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What would happen if the entire world could vote in our election? One guess

Thursday, October 09, 2008

By Mark Morford
San Francisco Chronicle

The entire world is, apparently, full of whiny no-good commie liberals.

It's true. This is the only logical conclusion, the only way you can possibly parse the piles of (largely unscientific, but still pretty damn convincing) numbers and data and full-blown emotional consciousness now pouring in from all over the world, pumping our little presidential election full of all sorts of cosmic meaning and profundity and oh-my-God-can-it-be-true.

Check that: Maybe it's not the only way to parse it. But if you're a hard-core McCainite and/or are under some sort of unfortunate, chemically-induced delusion that Sarah Palin is just exactly the sort of dangerously harebrained, folksy, winking, nonsensical political confection we all really need right now, well, you might be more than a bit peeved to learn that the entire world has already cast its vote for our next president.
And of course, the world wants Obama.

Overwhelmingly. Crushingly. Rather staggeringly. By quite possibly the largest margin you will see anywhere except maybe Hawaii and D.C. and, well, San Francisco.

Did you already suspect? Could you not already guess? Because despite how here at home Obama is pulling nicely ahead by anywhere from five to 10 points almost across the board, we still call that a relatively close race. It's still "anybody's game," with both candidates currently whipping the battleground states into a frenzy and spending millions in a mad-dash sprint to an extraordinary finish.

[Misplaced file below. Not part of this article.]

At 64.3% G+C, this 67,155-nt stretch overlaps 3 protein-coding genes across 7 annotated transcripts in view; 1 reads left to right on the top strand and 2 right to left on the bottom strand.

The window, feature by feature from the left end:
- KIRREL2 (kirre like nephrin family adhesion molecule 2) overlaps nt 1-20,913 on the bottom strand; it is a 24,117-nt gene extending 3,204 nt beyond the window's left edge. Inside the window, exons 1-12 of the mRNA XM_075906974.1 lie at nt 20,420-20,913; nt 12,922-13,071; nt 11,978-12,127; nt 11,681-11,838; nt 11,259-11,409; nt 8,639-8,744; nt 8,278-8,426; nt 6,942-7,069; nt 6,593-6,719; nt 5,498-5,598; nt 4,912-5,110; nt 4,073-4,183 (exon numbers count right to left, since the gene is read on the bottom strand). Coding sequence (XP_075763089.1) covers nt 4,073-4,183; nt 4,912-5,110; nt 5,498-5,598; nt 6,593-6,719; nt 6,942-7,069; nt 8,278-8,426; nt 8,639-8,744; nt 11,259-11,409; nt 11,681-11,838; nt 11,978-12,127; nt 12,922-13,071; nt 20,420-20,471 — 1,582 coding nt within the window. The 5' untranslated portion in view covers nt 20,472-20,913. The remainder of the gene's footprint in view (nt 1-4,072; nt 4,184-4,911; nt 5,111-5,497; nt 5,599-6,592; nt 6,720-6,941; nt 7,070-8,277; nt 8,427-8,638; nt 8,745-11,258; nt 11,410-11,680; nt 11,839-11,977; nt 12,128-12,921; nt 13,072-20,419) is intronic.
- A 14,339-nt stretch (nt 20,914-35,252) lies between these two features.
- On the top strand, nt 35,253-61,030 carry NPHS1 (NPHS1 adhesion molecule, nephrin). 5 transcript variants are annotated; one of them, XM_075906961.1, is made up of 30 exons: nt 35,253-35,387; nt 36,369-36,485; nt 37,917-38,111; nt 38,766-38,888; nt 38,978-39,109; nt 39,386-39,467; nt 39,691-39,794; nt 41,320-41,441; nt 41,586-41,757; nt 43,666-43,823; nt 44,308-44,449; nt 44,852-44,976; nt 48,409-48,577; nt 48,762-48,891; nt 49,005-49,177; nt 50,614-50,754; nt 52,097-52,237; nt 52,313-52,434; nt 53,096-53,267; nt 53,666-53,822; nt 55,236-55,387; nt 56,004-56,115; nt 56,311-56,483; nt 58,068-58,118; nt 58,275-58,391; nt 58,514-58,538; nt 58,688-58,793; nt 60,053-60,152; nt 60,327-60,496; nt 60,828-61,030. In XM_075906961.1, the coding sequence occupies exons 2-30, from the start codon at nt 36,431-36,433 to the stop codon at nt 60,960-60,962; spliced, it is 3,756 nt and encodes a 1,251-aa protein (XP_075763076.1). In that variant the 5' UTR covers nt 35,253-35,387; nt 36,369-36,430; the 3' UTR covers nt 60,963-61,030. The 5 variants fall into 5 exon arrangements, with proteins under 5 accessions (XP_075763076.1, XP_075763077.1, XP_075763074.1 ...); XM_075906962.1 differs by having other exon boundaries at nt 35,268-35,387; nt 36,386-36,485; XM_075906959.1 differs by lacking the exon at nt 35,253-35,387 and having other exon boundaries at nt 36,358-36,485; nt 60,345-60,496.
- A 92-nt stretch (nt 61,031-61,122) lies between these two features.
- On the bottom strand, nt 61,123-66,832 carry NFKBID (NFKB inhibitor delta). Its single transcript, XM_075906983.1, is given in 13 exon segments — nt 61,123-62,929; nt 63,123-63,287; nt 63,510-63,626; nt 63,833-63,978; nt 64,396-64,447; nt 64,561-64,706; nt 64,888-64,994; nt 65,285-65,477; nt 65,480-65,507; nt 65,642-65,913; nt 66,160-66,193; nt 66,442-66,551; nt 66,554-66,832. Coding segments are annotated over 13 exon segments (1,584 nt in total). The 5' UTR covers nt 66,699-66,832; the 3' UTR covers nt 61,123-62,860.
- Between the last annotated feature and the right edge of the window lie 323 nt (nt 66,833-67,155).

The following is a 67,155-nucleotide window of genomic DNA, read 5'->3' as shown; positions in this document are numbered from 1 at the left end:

The rest of the world? Not quite so divided. Not by a long shot.
Just look. Over at The Economist, they put together a rather ingenious tool, this Global Electoral College tracker thing, wherein we can ask, well, exactly that: What would happen if the nations of the world were divvied up in a way similar to our electoral college, with each nation getting a certain number of votes based on population? How might the world choose? Whom would they pick?

You might think the answer fairly obvious, given how many nations have been so violently insulted and ignored for the past eight solid years, and that the world's current shocking fiscal meltdown can, at least in part, be traced directly to Bush administration incompetence. It's no stretch at all to see McCain as merely a clone, more of the toxic, poisonous same, if not worse.

But come on, it can't be that much of a global landslide, right? Surely there must be some stiff, stoic nations out there who'd want a grumpy, tempestuous military man to lead the U.S., if only to have someone to play with in the grand sandbox of war and intolerance and oily greed?...(Click here for remainder).


Is Posse Comitatus Dead?

Why are there active duty soldiers stationed on U.S. streets?

By Amy Goodman
Democracy Now

Amy Goodman: In a barely noticed development last week, the Army stationed an active unit inside the United States. The Infantry Division's 1st Brigade Team is back from Iraq, now training for domestic operations under the control of U.S. Army North, the Army service component of Northern Command. The unit will serve as an on-call federal response for large-scale emergencies and disasters. It's being called the Consequence Management Response Force, CCMRF, or "sea-smurf" for short.

It's the first time an active unit has been given a dedicated assignment to USNORTHCOM, which was itself formed in October 2002 to "provide command and control of Department of Defense homeland defense efforts."